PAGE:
UNITED KINGDOM: Making the case - why children should be protected from age discrimination and how it can be done

Summary: Proposals for the Equality Bill.

Children’s charities today accuse the Government of failing to protect children from discrimination.

The Equality Bill, a landmark piece of legislation will make it illegal to treat people unfairly in the provision of goods, facilities and services on the basis of age – unless they are under 18.

Ministers say the new legislation is designed to give everyone a fair chance in life. But they insist that there is ‘’little evidence’’ of harmful discrimination against young people and so they will be excluded from the new law.

The Young Equals coalition, whose members include the Children’s Rights Alliance for England, The Children’s Society and Save the Children, has published Making the Case, which strongly refutes this claim and questions why the Government is really failing to extend legal protection from age discrimination to under-18s. This dossier of evidence brings together a wide range of examples of discrimination against children and young people, including:

  • Children being unfairly refused entry to public services such as libraries, leisure centres, sports facilities, museums and art galleries
  • Babies and their parents facing difficulties using public transport, including being refused access to buses due to inadequate space for and intolerance of prams
  • Ambulance services failing to take children’s calls seriously 
  • The installation of high-frequency ‘’mosquito’’ devices to deter teenagers by giving out a high-pitched noise, which can also be heard by babies and young children who may be unable to alert carers to their distress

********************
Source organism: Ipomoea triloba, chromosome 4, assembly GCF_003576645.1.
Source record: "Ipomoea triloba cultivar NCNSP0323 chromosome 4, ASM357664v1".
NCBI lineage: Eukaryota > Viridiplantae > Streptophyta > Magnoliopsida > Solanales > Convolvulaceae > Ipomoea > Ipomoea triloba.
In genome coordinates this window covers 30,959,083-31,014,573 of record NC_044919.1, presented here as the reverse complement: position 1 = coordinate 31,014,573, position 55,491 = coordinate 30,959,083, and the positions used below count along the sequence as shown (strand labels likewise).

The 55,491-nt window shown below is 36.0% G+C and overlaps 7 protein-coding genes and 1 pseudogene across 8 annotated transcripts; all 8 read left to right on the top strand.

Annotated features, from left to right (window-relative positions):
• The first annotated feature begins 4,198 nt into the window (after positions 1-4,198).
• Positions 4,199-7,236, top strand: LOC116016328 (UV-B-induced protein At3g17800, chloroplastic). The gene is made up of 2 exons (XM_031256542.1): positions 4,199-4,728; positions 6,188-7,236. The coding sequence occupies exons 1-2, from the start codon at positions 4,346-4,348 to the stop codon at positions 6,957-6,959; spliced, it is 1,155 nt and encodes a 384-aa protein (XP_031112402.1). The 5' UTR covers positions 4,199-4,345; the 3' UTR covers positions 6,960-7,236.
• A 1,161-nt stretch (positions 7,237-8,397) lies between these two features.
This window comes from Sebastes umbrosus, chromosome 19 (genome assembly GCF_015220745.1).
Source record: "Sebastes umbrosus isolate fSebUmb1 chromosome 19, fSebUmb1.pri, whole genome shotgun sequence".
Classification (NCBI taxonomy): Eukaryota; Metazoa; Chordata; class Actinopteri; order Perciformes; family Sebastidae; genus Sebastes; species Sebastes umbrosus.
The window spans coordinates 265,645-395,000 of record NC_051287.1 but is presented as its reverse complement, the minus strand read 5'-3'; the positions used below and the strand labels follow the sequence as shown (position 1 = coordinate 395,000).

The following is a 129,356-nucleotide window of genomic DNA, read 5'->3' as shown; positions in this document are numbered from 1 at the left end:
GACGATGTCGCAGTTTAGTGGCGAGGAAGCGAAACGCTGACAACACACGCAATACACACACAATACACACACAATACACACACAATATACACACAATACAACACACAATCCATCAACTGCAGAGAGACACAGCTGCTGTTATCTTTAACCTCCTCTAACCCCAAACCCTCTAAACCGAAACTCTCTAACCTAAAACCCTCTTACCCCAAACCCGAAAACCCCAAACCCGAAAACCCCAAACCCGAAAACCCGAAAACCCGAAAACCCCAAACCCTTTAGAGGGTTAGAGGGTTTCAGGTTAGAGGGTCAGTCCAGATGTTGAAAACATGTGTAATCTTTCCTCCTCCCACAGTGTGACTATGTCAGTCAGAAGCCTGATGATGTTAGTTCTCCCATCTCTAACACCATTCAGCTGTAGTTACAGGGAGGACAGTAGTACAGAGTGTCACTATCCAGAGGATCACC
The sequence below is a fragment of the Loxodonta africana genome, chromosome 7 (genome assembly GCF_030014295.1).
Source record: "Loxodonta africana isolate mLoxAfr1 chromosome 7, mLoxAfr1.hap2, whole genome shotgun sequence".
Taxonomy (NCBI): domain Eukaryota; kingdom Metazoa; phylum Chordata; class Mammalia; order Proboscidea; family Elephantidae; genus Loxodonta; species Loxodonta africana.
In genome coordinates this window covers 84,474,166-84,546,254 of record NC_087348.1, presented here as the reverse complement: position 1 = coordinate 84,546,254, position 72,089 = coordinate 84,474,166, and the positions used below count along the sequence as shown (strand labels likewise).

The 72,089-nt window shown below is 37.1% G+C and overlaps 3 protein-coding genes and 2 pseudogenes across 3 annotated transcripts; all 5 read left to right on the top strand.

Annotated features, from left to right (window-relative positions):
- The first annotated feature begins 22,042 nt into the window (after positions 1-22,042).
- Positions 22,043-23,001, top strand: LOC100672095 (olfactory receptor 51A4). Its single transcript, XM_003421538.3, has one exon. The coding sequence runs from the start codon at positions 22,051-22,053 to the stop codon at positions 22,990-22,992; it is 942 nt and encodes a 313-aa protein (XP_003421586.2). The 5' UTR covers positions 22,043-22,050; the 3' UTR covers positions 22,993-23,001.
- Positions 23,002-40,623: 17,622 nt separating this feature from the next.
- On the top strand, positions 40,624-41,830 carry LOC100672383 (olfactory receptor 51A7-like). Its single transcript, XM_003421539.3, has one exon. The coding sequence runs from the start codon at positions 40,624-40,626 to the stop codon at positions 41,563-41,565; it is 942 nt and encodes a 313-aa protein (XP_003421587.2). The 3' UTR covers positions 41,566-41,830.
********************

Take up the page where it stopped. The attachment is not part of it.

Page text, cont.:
If children and young people are not protected by the Equality Bill, this discriminatory treatment based on age will be allowed to continue.

Young Equals is calling on the Government to give children legal protection from age discrimination in the Equality Bill. Such a move would prevent unfair treatment based on age but would still allow for justifiable age limits on products and services inappropriate for children, including alcohol and cigarettes.

Other recommendations include placing a requirement on public transport providers and public buildings to make reasonable adjustments for babies and young children with their parents and carers.

Mike Lindsay, national coordinator of the Children’s Rights Alliance for England, which coordinates the Young Equals campaign, said:

“Ministers say that there is no evidence of harmful age discrimination against children – this document shows that this is simply not the case. The Government has said that it needs to do more to support parents and families. Excluding children from age discrimination protection seriously miscalculates the impact age discrimination has, not only on children, but also on parents and the other important adults in their lives.”

Bob Reitemeier, Chief Executive of The Children’s Society, comments:

“Every member of our society needs to be protected from discrimination - and that includes our children. Ministers are making a huge mistake by exempting under 18s from the Equality Bill, and are sending out a stark message to children that the Government does not think they should be given the same rights and respect as adults”.

For more information or to arrange interviews please contact:
The Children’s Society’s Media Team, Tel: 020 7841 4422 Email: rdb@childsoc.org.uk, mobile: 07810 796 508.

Further information

 


pdf: http://www.crin.org/docs/Making_case_3.pdf

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